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Lettris is a curious tetris-clone game where all the bricks have the same square shape but different content. Each square carries a letter. To make squares disappear and save space for other squares you have to assemble English words (left, right, up, down) from the falling squares.
Boggle gives you 3 minutes to find as many words (3 letters or more) as you can in a grid of 16 letters. You can also try the grid of 16 letters. Letters must be adjacent and longer words score better. See if you can get into the grid Hall of Fame !
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Tips: browse the semantic fields (see From ideas to words) in two languages to learn more.
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A no-liability company in Australia (suffix NL) is a company which, under the Corporations Act 2001 (Cth), must have as its stated objects that it is solely a mining company and that it is not entitled to calls on the unpaid issue price of shares. It is a company which is restricted to mining activities and is the only sort of corporation which is entitled to this form of liability, given the sometimes financially risky business of mining. Most of the usual rules in the Act apply to no-liability companies, save that a mining company must adopt a constitution which states their objects as mining.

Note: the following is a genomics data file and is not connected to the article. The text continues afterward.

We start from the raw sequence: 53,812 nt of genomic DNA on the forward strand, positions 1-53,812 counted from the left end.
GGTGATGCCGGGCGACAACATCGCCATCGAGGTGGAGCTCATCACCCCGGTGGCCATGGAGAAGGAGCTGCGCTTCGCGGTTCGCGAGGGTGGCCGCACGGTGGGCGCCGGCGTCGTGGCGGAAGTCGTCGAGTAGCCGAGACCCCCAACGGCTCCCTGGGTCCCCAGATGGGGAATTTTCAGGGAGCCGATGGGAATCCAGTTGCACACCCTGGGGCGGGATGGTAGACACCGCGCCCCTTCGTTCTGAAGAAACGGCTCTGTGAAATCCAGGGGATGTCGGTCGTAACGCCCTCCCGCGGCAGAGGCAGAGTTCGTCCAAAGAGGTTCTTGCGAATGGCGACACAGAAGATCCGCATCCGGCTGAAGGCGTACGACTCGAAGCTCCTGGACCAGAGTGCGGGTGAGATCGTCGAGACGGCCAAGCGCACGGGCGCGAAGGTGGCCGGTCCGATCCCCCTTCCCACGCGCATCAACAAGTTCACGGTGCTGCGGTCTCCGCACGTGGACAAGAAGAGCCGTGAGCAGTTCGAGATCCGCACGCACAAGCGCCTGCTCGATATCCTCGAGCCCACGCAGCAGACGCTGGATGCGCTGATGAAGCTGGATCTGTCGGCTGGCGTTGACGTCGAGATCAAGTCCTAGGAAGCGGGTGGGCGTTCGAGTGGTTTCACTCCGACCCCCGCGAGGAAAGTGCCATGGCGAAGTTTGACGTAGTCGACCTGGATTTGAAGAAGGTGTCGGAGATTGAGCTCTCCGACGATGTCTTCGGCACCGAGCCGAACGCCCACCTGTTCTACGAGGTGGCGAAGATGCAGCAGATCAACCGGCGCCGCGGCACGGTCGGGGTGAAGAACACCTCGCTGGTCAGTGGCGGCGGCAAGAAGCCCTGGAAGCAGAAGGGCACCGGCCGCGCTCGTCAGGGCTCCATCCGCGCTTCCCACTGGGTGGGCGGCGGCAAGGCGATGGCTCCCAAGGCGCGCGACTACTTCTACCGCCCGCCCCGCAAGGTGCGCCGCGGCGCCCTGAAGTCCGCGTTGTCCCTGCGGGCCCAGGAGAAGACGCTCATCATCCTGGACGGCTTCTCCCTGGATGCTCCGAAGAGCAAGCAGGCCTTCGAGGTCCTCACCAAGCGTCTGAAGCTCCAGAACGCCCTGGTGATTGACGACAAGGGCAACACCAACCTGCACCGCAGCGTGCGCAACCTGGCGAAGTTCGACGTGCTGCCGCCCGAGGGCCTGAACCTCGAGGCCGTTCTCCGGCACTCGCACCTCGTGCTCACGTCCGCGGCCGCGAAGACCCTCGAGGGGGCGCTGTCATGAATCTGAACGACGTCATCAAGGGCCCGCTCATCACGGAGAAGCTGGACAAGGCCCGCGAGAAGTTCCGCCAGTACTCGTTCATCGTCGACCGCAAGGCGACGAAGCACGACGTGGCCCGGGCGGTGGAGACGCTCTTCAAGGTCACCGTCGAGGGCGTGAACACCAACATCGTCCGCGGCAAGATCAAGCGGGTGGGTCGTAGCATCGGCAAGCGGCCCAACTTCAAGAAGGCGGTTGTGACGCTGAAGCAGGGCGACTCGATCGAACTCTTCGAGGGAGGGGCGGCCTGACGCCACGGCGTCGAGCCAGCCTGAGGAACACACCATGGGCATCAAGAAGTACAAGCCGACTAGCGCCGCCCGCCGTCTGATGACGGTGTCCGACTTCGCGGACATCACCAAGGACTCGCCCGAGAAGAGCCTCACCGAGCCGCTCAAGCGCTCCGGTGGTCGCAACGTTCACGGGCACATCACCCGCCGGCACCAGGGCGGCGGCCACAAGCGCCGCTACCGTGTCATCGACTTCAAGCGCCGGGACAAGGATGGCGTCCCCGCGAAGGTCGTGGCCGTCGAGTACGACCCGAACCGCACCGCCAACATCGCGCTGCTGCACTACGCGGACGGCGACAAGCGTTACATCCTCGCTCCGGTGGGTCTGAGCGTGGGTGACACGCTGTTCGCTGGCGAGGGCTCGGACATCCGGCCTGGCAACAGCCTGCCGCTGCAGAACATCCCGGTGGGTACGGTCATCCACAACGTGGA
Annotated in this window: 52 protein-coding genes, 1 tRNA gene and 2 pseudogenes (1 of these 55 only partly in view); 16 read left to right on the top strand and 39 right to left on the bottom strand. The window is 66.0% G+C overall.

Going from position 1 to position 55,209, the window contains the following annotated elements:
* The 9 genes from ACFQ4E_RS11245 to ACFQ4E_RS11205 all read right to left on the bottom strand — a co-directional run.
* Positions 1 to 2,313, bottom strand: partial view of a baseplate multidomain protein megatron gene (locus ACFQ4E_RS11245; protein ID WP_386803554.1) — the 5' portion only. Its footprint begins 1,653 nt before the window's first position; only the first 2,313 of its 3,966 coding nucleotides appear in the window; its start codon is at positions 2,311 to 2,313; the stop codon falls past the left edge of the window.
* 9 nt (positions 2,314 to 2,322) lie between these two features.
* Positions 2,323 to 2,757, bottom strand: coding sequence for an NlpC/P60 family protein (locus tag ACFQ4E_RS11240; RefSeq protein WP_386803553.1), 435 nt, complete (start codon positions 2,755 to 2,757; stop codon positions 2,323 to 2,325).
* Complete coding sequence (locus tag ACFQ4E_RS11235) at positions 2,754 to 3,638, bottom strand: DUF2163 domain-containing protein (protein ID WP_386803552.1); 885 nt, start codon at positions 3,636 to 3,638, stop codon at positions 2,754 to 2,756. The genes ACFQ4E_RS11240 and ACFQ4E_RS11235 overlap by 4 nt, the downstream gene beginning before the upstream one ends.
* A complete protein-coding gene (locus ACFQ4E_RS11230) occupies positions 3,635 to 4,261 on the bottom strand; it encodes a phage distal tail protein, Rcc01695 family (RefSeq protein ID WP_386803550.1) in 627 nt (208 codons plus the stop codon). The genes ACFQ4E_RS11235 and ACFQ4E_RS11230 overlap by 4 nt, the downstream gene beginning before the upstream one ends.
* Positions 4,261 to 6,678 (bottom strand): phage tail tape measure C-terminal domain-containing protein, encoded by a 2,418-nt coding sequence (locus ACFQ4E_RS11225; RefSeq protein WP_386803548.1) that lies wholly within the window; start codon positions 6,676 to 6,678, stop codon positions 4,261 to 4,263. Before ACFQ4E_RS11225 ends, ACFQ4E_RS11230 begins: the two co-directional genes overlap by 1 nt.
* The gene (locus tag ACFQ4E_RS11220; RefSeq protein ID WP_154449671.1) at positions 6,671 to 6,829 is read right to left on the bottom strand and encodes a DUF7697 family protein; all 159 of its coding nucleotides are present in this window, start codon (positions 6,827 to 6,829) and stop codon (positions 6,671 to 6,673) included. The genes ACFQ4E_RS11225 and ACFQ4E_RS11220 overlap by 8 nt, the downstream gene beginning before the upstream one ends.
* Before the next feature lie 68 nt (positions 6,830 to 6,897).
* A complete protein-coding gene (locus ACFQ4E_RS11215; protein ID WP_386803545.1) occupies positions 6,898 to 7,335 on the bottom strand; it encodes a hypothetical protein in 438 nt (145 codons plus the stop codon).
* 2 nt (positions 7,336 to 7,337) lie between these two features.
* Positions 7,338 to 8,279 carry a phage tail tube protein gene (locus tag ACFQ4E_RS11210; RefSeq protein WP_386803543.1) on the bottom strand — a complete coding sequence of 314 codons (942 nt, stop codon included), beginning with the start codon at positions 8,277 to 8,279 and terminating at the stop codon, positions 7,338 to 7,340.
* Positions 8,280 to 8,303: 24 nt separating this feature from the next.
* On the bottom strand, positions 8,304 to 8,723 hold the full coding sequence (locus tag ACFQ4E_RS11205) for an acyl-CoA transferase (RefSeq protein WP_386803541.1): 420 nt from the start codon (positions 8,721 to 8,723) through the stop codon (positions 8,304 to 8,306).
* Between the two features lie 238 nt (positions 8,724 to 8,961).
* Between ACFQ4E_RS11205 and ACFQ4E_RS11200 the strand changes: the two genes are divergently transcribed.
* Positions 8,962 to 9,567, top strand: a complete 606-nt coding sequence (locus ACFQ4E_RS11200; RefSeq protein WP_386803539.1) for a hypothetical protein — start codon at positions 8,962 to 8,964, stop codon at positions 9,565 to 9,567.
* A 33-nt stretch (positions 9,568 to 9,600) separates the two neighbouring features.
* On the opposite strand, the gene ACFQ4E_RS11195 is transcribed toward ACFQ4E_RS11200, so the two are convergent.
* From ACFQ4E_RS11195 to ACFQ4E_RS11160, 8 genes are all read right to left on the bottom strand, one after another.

No-liability companies should not be confused with the concept of limited liability.
No-liability companies are differentiated from other companies as their shareholders are not liable to pay calls on unpaid shares. This differs from traditional company structure where the purchase of shares is a binding contract. Should the shareholder chose not to pay when there is a call, the shareholder forfeits both the unpaid and paid shares. This encourages investment in potentially risky mining ventures, as a shareholder with unpaid shares can chose to withdraw from the company with no legal consequences. A successful mining company usually converts to a limited liability company when advantageous.
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